***Decisions are just AS important AS the consequences they trigger.***

    The great thing that differentiates RPGs from almost every other kind of game? That it is a human being, probably a friend of yours, the one who dictates those consequences. So, those consequences are ADAPTABLE to the fictional and social situation at hand. The social thing, all games can claim; the fictional thing, only tabletop, live action, play by post and those kinds of RPGs (and Sleep is Dead, an excellent videogame) can.

    As I found out, this perspective lets me enjoy a LOT more of RPGs than the literature-emulating one. Even when my character randomly fails some roll (and, with this perspective, the GM’s job is not “the caretaker of drama”; it is “engage the sense of drama/whatever the group has, and responding to that sense with my own, using the privileges I have over everything that isn’t part of the other player’s characters”, so rolls really ARE important).

    1. Oh my, someone’s chugged the Traditional RPG Kool Aid, haven’t they?

      Traditional RPGs are all based on the War Game Model. So yes, they are going to suck when you attempt to use them to simulate any sort of story. They are meant to simulate combat, and that is all they are good for.

      John has outlined some of the principles needed to create an actual Roleplaying Game, with an emphasis on story creation and drama instead of killing things.

      1. Yeah, so you’re a condescending ignorant, boo, boo.

        There are a LOT of Roleplaying Games that are designed to build an interesting story, but that won’t be like literature’s stories. RPGs are a unique medium, so they will produce their own kind of narrative, just like any other medium.

        And, obviously, you’re not familiar with any game that got some influence from norse jeepform, nor with games that got influence from The Forge, nor with any game that isn’t directly inspired by D&D. Also, you don’t accept that D&D itself is an “actual” RPG, so you’re just buying that “combat is the only thing D&D does well”, when the combat rules typical of that game are based in the most awful alternative possible to wargames. Have you ever read the D&D edition published in the ’74? I’m pretty sure you didn’t. Then you will be shocked to know that every edition of D&D pre-2000 wasn’t about killing things, but about to get richer and surviving the death promise a dungeon signified. And, my friend, an ACTUAL story WAS indeed generated from playing the Moldvay edition of that game AS WRITTEN (BTW, it is one of the best examples to follow if you want to write rules for a roleplaying game: the gameplay structure is so clearly explained it’s almost a masterpiece of RPG design). It was always a story about surviving, about risking everything in order to get richer and more experienced, about preparing for random events, monsters and traps, about to explore the history behind that seeming randomness, about getting more and more powerful and dealing (in the higher levels) with the REAL S*** and Powers That Be in the game world, and the story was about that because the GAME was about that. It was NEVER a game ABOUT generating stories, but it generated them nonetheless, and it did that in any edition (although none was as well designed and presented as Moldvay’s red box, and not all editions were about the same things).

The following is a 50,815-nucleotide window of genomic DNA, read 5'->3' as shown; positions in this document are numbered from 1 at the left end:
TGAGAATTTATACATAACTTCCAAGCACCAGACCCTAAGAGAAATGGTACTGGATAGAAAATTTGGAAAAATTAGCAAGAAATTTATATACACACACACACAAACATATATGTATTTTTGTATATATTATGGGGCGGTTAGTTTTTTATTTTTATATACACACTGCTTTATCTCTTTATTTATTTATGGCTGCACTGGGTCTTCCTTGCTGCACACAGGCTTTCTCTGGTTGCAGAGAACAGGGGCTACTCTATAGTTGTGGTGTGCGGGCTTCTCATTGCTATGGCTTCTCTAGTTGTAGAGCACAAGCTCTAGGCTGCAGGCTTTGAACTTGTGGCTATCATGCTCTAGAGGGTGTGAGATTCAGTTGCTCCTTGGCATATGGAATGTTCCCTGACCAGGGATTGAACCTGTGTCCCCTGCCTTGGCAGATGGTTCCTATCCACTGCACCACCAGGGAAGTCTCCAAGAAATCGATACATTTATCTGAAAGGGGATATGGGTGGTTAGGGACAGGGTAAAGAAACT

That may not sound a lot for you, but, well, that doesn’t mean the game isn’t a RPG. It means it is not a RPG you would ever like to play. Don’t be a d*** about it, dude.

  • The thing between quotes should’ve been:

    No, in literature—something we’re supposed to be emulating with these games, remember?—our heroes fail for a reason. And usually, that reason pays off later in the story.

  • Pingback: Nada de Dados |
  • A side note, really, but I want to throw this in: Dice, and RPG systems in general, are more necessary the less able the GM is. The converse is also true.

    Another thing I’ve noticed is that some players just love the numbers, and the dice, and piling up victories and treasures. For them story is just something that slows down the action. Those folks tend to end up playing electronic RPGs.

    For the story-loving players and GMs, the dice sometimes can help generate plot, and interesting choices, and drama, when the GM doesn’t have a strong direction in mind. Or it can just hijack things into a different track. The random element can keep things more interesting… it can get annoying if the GM just has a particular plot to follow regardless of what the players do.

    Hey, if there’s a particular story you want to tell, write a novel. RPGs for me are about collective story-telling… and sometimes taking random turns can be fun. (Other times you have to work around the bad die rolls…)

  • Pingback: scottyloveslarp
  • I see a weak point here: What can game mechanics be if there is no place for character’s “cans” and “can’ts”? If character can do anything he needs, then there is no need in stats, (dis)advantages and so on. What will Indiana use HP he received for? Such way of playing is also fine, but it does not need a game system at all.

  • There are some degree of social contract in RPGs. While the idea of “not my fault the dice decreed it” is accurate, but it’s also important mechanic that keeps group cohesion to an extent. The dice give a sense of fairness to the table that some groups need. My group and I are good friends at and away from the table, and this is an important part of the play process.

Comments are closed.